Global Bodyweight Training in Men's Health
One of my favorite aspects of bodyweight training is how its underlying simplicity is so scalable, from basic to extremely advanced levels. So, today I’m going to highlight an outdoor bodyweight workout for lower and upper body that can be done at basic, intermediate or advanced levels, which was featured in an article about Global Bodyweight Training in last month’s Men’s Health South Africa, called “The Evolution of Exercise”. Click here to read the complete Men’s Health article as a PDF.

I’m pretty excited with how the Men’s Health article takes the time to explain the Global Bodyweight Training system, and in particular to demonstrate how the progressions work:

With GBT you start with the Basic exercises outlined below and then, after you’ve mastered those, you can progress to Intermediate and Advanced. “Since you can’t add more weight, you have to challenge yourself by decreasing your leverage, which means that gravity makes you work harder,” says Fitch. Don’t be frustrated if you can’t do the more advanced moves; there are still techniques that will take Fitch another two years to master. “There is no limit to the challenges you set yourself, and by starting this you’ll realise just how much incredible potential your body has,” Fitch explains.

Following is a brief recap of the basic, intermediate, and advanced versions of the upper and lower body routine featured in the article. Click on the thumbnail to the right of each section below to see the whole page with the detailed instructions and photos.


Mike Fitch - Global Bodyweight Training - Men's Health
Basic Bodyweight Workout

The basic outline for this workout is made up of eight different exercises. The movements are divided into four lower body movement patterns (Squat, Lunge, Step Up, Deadlift) and four upper body patterns (Vertical Push, Vertical Pull, Horizontal Push, Horizontal Pull). Now don’t be fooled, just because this says “basic” doesn’t mean that it’s easy! The only tools I used in the beginner workout is a pair of gymnastic rings, which you can get HERE.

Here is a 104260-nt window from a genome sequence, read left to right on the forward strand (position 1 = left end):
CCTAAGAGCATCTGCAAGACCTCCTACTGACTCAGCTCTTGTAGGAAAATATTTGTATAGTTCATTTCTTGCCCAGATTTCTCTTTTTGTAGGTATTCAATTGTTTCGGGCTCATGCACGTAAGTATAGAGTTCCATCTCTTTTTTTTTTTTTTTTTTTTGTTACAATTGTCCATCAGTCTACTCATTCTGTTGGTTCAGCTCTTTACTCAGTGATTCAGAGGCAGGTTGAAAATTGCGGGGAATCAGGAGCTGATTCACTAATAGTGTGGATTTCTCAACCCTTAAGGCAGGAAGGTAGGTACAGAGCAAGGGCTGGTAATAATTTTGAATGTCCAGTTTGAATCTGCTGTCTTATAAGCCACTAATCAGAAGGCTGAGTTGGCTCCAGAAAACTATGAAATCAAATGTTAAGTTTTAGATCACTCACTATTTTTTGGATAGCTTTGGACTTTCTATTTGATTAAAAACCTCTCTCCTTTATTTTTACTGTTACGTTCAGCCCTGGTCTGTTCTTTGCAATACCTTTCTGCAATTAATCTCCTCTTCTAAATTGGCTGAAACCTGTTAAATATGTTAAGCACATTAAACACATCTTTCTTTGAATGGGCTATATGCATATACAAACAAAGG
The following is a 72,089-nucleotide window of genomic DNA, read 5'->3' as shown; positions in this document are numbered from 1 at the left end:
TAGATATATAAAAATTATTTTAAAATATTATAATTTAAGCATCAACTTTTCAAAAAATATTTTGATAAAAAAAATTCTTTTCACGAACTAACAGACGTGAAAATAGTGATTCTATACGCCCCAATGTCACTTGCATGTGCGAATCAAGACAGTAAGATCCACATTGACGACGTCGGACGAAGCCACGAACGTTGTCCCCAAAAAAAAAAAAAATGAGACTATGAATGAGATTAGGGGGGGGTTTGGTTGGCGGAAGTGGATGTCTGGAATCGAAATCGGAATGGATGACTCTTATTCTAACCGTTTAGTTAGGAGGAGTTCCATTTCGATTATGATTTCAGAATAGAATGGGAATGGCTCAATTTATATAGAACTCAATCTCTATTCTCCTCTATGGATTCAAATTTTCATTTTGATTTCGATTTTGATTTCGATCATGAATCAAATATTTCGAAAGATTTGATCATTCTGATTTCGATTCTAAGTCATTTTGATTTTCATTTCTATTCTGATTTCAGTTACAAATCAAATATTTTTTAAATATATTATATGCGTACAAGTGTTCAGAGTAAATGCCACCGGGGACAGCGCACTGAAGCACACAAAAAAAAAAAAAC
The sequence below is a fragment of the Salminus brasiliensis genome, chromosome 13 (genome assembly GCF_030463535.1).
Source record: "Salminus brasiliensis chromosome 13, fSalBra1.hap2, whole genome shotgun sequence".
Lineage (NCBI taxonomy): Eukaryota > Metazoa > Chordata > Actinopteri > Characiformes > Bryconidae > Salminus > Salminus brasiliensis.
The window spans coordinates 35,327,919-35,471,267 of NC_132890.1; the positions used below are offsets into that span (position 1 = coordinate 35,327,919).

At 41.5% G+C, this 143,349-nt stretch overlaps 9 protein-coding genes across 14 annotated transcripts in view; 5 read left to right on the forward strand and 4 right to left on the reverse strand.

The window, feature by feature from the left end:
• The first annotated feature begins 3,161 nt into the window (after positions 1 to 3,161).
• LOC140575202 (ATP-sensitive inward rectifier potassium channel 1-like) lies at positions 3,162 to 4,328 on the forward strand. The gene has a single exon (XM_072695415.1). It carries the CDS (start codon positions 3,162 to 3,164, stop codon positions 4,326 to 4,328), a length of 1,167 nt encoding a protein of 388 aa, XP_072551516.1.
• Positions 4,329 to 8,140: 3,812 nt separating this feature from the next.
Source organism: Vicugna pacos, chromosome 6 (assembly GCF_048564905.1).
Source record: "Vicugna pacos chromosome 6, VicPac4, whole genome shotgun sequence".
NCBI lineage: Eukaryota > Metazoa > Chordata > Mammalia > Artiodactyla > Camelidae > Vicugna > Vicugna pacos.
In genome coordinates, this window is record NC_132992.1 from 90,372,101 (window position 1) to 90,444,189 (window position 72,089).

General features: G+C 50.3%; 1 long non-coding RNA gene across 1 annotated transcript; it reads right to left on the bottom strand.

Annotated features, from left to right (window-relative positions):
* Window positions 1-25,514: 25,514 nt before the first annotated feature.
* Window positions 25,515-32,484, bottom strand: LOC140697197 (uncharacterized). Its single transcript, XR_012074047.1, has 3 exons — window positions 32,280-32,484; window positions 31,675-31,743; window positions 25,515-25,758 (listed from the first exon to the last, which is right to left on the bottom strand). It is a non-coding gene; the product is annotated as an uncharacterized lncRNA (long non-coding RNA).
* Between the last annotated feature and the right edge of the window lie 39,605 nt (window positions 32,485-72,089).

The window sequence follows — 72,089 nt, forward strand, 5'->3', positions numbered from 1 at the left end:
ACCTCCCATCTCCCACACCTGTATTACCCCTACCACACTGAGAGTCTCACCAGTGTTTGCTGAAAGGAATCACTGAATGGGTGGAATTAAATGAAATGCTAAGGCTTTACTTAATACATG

Just as a side note, the exercise that is labeled V Shoulder Press is actually a Pike Push Up. The Pike Push Up is our Vertical Pushing pattern. Even though the body is inverted, it still simulates an overhead press. Also, when performing a bodyweight Deadlift, remember that it is more of a hip dominant movement and the emphasis should be placed on the glutes.


Mike Fitch - Global Bodyweight Training Men's Health
Intermediate Bodyweight Workout

In the intermediate section we’ve now either increased the complexity of the movement variations or increased the amount of your own bodyweight you need to use. We’ve also begun to add in some plyometric movements. For example, for our Push Up, we’ve added in a leg and arm movement which adds more complexity and requires more stabilization. The Pull/Chin Up has turned into a climber which is a more difficult variation of the vertical pull. For the Row, we’ve raised the legs and extended the knees. This increases the percentage of your own bodyweight that you are rowing. Our Pike Push Up has been replaced by a supported Handstand Push Up. The squat has progressed into a plyometric Spider Man jump, adding in some explosive power. The Lunge is now multi-directional which changes the emphasis on the lower body muscles. The Step Up is now a Lateral Step down, focusing on the “negative” or lowering portion of the movement, as well as using the adductors (inner thigh). We’ve changed our regular Deadlift into more of a Stiff Leg version for hamstrings, lower erectors and glutes.


Global Bodyweight Training - Mike Fitch Men's Health South Africa
Advanced Bodyweight Workout